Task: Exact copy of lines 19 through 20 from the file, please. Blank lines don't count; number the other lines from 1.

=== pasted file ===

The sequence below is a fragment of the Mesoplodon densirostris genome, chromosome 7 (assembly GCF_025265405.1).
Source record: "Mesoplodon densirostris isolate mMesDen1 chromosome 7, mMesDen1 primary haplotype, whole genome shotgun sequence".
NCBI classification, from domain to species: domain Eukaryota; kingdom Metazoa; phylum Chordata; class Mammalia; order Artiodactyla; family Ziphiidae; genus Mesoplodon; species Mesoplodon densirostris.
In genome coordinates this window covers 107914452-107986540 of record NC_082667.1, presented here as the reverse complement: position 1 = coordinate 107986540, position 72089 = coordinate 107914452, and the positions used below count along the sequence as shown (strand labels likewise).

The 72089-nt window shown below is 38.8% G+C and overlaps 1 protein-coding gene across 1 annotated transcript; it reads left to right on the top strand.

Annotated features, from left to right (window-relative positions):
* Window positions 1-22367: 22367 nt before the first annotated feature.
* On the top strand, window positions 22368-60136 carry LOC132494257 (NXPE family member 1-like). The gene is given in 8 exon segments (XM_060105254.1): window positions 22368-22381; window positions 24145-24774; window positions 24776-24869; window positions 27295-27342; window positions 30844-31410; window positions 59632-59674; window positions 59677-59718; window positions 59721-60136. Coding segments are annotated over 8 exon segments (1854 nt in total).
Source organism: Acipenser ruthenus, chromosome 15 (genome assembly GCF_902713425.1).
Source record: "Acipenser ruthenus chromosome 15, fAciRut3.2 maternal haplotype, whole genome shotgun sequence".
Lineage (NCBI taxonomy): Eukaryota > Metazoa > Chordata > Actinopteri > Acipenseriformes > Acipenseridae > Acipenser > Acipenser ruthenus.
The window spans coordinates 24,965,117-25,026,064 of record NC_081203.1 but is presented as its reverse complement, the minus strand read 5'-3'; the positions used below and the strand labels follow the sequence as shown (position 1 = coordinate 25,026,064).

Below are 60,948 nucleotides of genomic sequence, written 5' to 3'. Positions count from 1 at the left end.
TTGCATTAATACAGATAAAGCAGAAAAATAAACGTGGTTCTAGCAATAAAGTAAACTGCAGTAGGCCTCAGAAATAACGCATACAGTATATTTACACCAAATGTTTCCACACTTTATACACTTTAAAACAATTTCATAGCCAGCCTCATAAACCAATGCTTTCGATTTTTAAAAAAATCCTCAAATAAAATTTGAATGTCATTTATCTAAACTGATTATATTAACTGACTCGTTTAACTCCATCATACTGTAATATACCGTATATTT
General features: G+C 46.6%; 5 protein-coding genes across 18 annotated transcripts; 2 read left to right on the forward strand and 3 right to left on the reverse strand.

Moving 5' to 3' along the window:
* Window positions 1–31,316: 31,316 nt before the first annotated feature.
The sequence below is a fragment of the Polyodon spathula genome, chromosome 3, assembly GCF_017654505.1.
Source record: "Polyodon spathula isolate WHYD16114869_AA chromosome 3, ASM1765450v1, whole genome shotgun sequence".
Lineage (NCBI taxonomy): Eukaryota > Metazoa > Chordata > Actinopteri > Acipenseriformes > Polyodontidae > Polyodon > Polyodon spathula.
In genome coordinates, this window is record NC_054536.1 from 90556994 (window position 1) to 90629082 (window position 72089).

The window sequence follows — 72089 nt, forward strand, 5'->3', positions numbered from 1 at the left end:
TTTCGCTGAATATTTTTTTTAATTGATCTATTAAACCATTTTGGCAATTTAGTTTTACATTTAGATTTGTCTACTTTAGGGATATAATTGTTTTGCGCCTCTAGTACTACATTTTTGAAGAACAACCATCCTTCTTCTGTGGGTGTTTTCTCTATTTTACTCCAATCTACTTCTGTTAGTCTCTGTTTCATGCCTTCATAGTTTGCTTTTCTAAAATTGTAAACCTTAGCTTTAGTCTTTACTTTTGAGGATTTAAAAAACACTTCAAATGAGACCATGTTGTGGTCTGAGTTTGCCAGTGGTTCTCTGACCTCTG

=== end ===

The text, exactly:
Source record: "Polyodon spathula isolate WHYD16114869_AA chromosome 3, ASM1765450v1, whole genome shotgun sequence".
Lineage (NCBI taxonomy): Eukaryota > Metazoa > Chordata > Actinopteri > Acipenseriformes > Polyodontidae > Polyodon > Polyodon spathula.